Africa in detail


Lodges usually need to be booked far in advance; hotels and hostels should be reserved during high season.

  • Lodges & Tented Camps A speciality in Southern and East Africa; often in remote wildlife-rich areas, they offer an all-inclusive experience.
  • Camping Southern Africa has the best campsites, from wilderness sites with no facilities to well-provisioned camping grounds. Less common elsewhere.
  • Hotels From cheap and cheerful to high-end international chains. More often it's a simple, uninspiring place and the only game in town.
  • Guesthouses & B&Bs A handful but quite country-specific (South Africa and Burkina Faso, for example).
  • Hostels Plenty from Nairobi to Cape Town.


A tent usually saves you money, and can be vital in some national parks or wilderness areas. However, it's not essential for travel in Africa, as many campsites have simple cabins, with or without bedding and cooking utensils. Official campsites, of varying quality and security, allow you to pitch a tent, as do most backpackers' hostels.

In Southern Africa, especially in Botswana and Namibia, most 4WD rentals come with full camping equipment, including tents (ground or roof), bedding and all cooking equipment. Advance booking for campsites in Southern Africa is essential.

Be cautious about 'wild camping' – you may be trespassing on private land or putting yourself at risk from attack by animals. In rural areas, if there's no campsite, you're usually better off pitching your tent near a village. Seek permission from the village chief first, and you'll probably be treated as an honoured guest and really get under the skin of Africa.


In rural areas you can sometimes arrange informal 'homestays' simply by politely asking for somewhere to bed down and get a dish of local food, in return for a payment. Do not get carried away with bargaining – pay a fair fee, normally the cost of a cheap hotel.

Guesthouses & B&Bs

B&Bs and guesthouses are interchangeable terms in much of Southern Africa. They range from a simple room in someone’s house to well-established B&Bs with five-star ratings and deluxe accommodation. B&Bs and guesthouses are most prevalent in South Africa, where the standards are high and features such as antique furniture, private verandahs, landscaped gardens and a pool are common. Indeed some of the finest accommodation on the continent is found in B&Bs along the Garden Route. Breakfast is usually included and almost always involves gut-busting quantities of eggs, bacon, toast and other cooked goodies.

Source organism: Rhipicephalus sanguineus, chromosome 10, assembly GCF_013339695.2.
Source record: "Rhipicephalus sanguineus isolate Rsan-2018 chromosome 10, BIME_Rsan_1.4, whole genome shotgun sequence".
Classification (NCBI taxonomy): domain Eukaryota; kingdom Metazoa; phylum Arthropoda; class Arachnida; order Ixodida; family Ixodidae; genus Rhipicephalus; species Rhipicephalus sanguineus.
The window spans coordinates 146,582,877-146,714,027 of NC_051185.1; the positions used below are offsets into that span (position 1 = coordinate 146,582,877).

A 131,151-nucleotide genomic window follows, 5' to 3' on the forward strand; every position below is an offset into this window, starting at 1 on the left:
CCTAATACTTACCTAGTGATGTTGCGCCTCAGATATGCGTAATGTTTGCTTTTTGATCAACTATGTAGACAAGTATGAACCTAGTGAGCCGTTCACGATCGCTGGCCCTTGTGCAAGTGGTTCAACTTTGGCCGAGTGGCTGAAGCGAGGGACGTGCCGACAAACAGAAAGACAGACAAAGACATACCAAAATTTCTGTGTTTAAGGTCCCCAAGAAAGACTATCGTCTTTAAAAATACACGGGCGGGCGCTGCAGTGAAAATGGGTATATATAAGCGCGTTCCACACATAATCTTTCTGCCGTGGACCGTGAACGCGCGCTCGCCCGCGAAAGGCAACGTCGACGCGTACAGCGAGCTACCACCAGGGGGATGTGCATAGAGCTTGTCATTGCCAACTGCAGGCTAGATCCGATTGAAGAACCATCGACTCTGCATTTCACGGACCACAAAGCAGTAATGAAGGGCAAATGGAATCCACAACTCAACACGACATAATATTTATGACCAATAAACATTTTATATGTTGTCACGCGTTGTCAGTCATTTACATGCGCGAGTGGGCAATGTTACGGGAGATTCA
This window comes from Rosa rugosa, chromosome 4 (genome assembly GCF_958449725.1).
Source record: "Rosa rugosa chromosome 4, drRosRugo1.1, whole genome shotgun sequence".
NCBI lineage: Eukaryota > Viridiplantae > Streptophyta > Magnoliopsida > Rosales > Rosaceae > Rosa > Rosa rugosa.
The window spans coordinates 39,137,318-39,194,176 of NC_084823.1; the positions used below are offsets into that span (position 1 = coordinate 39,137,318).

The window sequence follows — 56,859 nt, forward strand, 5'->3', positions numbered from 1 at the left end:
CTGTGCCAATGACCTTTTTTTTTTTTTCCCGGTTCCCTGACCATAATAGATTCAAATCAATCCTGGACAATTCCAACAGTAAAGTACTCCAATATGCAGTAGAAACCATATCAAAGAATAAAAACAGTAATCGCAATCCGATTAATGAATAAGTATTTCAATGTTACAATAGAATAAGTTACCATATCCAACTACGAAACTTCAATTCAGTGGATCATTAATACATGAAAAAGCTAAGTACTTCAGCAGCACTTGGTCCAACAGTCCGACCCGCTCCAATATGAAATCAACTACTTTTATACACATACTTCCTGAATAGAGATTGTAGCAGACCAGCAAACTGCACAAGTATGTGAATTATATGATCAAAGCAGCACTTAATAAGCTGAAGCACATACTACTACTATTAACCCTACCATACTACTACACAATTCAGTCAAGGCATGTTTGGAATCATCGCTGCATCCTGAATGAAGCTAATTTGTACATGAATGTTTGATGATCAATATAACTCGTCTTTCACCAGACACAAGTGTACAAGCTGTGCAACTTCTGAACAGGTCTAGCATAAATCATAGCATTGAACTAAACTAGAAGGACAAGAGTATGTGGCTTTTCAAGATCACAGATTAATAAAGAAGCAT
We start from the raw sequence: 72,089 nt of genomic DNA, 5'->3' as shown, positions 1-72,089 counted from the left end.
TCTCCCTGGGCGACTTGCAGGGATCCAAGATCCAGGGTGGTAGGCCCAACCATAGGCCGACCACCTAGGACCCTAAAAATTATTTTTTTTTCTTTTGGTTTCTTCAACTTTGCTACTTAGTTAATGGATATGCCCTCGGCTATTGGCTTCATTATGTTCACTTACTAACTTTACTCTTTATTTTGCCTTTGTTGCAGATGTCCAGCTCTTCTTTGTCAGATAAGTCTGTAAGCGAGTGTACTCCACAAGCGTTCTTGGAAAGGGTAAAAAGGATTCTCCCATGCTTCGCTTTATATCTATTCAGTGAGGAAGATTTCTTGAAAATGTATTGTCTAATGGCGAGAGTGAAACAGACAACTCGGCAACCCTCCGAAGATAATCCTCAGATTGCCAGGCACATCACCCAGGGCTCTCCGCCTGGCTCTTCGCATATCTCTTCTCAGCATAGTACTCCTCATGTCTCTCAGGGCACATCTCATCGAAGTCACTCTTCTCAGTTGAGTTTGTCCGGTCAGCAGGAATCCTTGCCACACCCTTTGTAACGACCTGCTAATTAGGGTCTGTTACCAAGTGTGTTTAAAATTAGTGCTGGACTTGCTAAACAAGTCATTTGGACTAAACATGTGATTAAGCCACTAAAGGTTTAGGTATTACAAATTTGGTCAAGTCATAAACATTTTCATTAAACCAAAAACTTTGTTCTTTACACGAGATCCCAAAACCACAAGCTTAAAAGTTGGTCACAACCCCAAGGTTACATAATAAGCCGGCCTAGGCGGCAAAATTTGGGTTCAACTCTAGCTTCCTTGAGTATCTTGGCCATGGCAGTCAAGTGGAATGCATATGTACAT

In West Africa (especially Burkina Faso), B&Bs can go by the names of chambres d'hôtes or maisons d'hôtes. They operate along similar lines to B&Bs, with a more personal or intimate experience than hotels.


Hostels aimed squarely at backpackers line the popular routes from Nairobi to Cape Town, although elsewhere in Africa they're less common. Most have beds in a dorm, as well as double or twin rooms. Backpackers' hostels are good places to get information on stuff to do or onward transport, and they also offer a range of cheap safaris and tours. A potential downside is that you'll be surrounded by fellow travellers, rather than the Africans you came to meet.


Africa's hotels range from no-frills establishments to sky's-the-limit dens of luxury. Under the 'hotel' category you could also be bedding down at a guesthouse, B&B, rest house, pensao (in Mozambique) or campement (in West Africa). The latter is a simple rural hotel, often with a campsite attached. A cheap local hotel in East Africa is called a gesti or lodgings, while hoteli is Swahili for basic eating place.

In cheaper local hotels it's rare to get a private bathroom, and you can forget air-conditioning. Other 'extras' such as a fan or mosquito net usually increase the price. Africa has a huge choice of midrange hotels, and standards can be high, especially in privately run (as opposed to government-run) places.

Lodges & Tented Camps

Lodges and tented camps are the prestige end of the safari market and it’s important to note that ‘camp’ doesn’t necessarily denote a campsite (although it may). A camp sometimes refers to a well-appointed, upmarket option run by a private company. Accommodation is usually in tents or chalets made from natural materials. The contact number for these places will be for their office in a larger town and are for bookings and inquiries only, not for direct contact with the lodge or camp.

In upmarket lodges and camps the rates will typically include accommodation plus full board, activities (wildlife drives, boat trips etc) and perhaps even house wine and beer. It may also include laundry and transfers by air or 4WD (although these are usually extra).

Lodges and tented camps are particularly prevalent in Southern and East Africa, although there are some high-end outposts elsewhere.